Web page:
Friday, January 2, 2009

My Penpal, Brandon Sanderson

I have another penpal! Please find below my letter to Brandon Sanderson:

Dear Mr. Sanderson,

I was recently introduced to your novel The Final Empire and was very impressed by your characterization of the unnamed author of the journal entries, the Hero of Ages. While he was largely absent from most of the book, he still holds a place of importance in the plot and in the general energy of the story.

My question, then, is this: while I know that there is fairly obvious Christian imagery surrounding Kelsier, did you deliberately imbue the Hero of Ages with a Christ-like aura, as well? When I read the final scene between the Lord Ruler and Vin, I immediately connected Rashek with Judas Iscariot, despite the fact that Rashek was never the Hero's right-hand man and friend. Perhaps this connection is due to the running theme of betrayal throughout the book. Regardless, in my reading of the book, this led me to believe that The Final Empire is more than just an exploration of, "What if the hero failed?" Instead, it is (to me) an exploration of, "What if Judas had usurped the earthly role of Jesus?"

I would be curious as to your thoughts on this subject.

Lindsay Phillips

And his response:


Thank you so much for the kind words! It's still a little odd for me, sometimes, to look in the bookstore and see my novels sitting beside some of the great works by my favorite authors. Hearing from readers who have liked my novels gives me a little boost of confidence and lets me know that maybe I really do deserve to be on that shelf.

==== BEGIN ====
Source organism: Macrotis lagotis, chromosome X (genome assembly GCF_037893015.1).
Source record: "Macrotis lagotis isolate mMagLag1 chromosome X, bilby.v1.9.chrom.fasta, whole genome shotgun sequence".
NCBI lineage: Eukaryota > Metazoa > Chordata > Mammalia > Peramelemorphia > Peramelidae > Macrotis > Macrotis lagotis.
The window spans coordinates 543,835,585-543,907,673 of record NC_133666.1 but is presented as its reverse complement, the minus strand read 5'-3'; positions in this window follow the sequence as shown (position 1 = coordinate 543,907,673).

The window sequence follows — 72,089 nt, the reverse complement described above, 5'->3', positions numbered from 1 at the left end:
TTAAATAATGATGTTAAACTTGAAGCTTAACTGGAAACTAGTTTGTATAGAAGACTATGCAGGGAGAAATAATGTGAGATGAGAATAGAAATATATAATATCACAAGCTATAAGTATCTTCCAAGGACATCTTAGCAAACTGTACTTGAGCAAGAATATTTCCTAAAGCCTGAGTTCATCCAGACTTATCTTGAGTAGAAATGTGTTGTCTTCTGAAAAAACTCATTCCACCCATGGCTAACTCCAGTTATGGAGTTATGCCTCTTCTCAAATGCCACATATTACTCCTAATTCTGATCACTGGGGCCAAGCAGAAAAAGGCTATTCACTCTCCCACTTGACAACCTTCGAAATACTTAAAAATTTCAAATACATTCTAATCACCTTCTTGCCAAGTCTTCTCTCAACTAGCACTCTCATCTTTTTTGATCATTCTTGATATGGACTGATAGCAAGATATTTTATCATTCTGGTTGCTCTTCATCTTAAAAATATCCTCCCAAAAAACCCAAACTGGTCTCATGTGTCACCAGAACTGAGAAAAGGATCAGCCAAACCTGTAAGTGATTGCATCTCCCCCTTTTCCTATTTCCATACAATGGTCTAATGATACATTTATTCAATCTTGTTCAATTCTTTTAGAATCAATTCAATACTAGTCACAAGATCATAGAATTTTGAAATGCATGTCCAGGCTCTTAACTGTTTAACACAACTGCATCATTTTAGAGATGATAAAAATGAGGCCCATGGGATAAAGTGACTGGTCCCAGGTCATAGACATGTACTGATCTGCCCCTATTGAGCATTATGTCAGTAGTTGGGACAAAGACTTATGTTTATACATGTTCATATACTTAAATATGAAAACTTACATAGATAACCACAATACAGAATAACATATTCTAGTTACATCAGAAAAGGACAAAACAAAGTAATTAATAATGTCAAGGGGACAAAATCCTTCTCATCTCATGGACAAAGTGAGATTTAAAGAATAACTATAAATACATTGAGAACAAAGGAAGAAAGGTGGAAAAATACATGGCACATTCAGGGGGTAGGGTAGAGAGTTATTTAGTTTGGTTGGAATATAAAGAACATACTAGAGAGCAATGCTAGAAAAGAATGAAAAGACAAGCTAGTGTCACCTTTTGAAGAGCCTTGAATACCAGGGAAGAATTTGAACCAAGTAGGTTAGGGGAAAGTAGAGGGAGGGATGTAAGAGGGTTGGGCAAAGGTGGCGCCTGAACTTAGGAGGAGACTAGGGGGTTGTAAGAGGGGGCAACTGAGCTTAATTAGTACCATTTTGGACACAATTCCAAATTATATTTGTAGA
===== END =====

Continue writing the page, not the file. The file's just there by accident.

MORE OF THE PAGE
I worked hard on the logbook author's part in the book, and so I'm gratified that you enjoyed reading about him. (His name is Alendi, by the way. There's more about him in the second book.)

I put the Christian imagery in intentionally because I think it fit so wonderfully, and I think the savior metaphor is larger than just the Christian faiths. I think it's somehow part of our nature as humans. (Those who are themselves Christian would say it come because of our connection to Christ.) Either way, I think that it's very powerful, and I thought it would be very interesting to see that imagery being co-opted by characters and themes, sometimes intentionally, sometimes unintentionally.

The Judas imagery, however, was probably unconscious on my part. I didn't sit down and say that I'd use it, but as I look at the book, I can see that it's there! Thanks for pointing it out to me, and for enjoying the book enough to think about it in this way. You humble me.


I'm really enjoying the fact that, by writing to the authors I've enjoyed, there is much more of an interactive nature to the entire act of reading. It's not just a one-way transfer of information, but can in fact be a kind of two-way path.


Chatty Cathy said...

Congrats on getting another pen pal!

Lindsay-with-an-A said...

Thanks! I'm such a dork--I got really excited when he got back to me, I was bouncing around my desk at 7:00 in the morning. Waay too early to be that active, so I was lethargic for the rest of the day.

Anonymous said...

You should become penpals with Palahniuk.

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